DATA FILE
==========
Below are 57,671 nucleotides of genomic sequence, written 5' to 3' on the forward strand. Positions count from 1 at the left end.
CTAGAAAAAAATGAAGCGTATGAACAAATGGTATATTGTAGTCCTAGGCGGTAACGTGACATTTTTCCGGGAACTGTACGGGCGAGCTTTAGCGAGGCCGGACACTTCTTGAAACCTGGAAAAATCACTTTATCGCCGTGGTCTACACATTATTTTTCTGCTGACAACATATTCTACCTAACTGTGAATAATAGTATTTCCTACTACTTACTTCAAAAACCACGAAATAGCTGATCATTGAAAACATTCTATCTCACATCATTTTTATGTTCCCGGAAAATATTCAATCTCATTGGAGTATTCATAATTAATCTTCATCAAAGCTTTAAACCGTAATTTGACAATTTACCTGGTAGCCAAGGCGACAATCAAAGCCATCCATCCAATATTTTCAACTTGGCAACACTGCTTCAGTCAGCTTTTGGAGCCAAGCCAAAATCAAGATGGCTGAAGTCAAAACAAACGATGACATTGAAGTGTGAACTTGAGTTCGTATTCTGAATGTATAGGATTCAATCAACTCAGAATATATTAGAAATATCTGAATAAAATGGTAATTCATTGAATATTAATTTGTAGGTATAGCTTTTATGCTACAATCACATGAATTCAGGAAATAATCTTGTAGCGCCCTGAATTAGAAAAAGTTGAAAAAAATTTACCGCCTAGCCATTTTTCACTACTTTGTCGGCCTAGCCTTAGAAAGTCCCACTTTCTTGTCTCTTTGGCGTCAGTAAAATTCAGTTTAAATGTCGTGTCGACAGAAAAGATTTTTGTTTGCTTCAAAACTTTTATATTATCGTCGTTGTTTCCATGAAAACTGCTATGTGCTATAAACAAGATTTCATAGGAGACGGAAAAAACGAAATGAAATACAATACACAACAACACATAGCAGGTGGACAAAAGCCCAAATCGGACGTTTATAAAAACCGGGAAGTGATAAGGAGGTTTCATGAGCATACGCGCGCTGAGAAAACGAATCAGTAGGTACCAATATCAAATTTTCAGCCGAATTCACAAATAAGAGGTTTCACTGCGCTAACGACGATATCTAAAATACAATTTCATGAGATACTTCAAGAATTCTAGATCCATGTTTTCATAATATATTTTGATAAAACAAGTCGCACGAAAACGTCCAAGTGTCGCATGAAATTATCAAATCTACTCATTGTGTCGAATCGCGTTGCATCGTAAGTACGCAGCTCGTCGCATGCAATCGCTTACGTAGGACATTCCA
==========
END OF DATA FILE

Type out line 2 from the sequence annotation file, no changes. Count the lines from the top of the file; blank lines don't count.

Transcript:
CTAGAAAAAAATGAAGCGTATGAACAAATGGTATATTGTAGTCCTAGGCGGTAACGTGACATTTTTCCGGGAACTGTACGGGCGAGCTTTAGCGAGGCCGGACACTTCTTGAAACCTGGAAAAATCACTTTATCGCCGTGGTCTACACATTATTTTTCTGCTGACAACATATTCTACCTAACTGTGAATAATAGTATTTCCTACTACTTACTTCAAAAACCACGAAATAGCTGATCATTGAAAACATTCTATCTCACATCATTTTTATGTTCCCGGAAAATATTCAATCTCATTGGAGTATTCATAATTAATCTTCATCAAAGCTTTAAACCGTAATTTGACAATTTACCTGGTAGCCAAGGCGACAATCAAAGCCATCCATCCAATATTTTCAACTTGGCAACACTGCTTCAGTCAGCTTTTGGAGCCAAGCCAAAATCAAGATGGCTGAAGTCAAAACAAACGATGACATTGAAGTGTGAACTTGAGTTCGTATTCTGAATGTATAGGATTCAATCAACTCAGAATATATTAGAAATATCTGAATAAAATGGTAATTCATTGAATATTAATTTGTAGGTATAGCTTTTATGCTACAATCACATGAATTCAGGAAATAATCTTGTAGCGCCCTGAATTAGAAAAAGTTGAAAAAAATTTACCGCCTAGCCATTTTTCACTACTTTGTCGGCCTAGCCTTAGAAAGTCCCACTTTCTTGTCTCTTTGGCGTCAGTAAAATTCAGTTTAAATGTCGTGTCGACAGAAAAGATTTTTGTTTGCTTCAAAACTTTTATATTATCGTCGTTGTTTCCATGAAAACTGCTATGTGCTATAAACAAGATTTCATAGGAGACGGAAAAAACGAAATGAAATACAATACACAACAACACATAGCAGGTGGACAAAAGCCCAAATCGGACGTTTATAAAAACCGGGAAGTGATAAGGAGGTTTCATGAGCATACGCGCGCTGAGAAAACGAATCAGTAGGTACCAATATCAAATTTTCAGCCGAATTCACAAATAAGAGGTTTCACTGCGCTAACGACGATATCTAAAATACAATTTCATGAGATACTTCAAGAATTCTAGATCCATGTTTTCATAATATATTTTGATAAAACAAGTCGCACGAAAACGTCCAAGTGTCGCATGAAATTATCAAATCTACTCATTGTGTCGAATCGCGTTGCATCGTAAGTACGCAGCTCGTCGCATGCAATCGCTTACGTAGGACATTCCA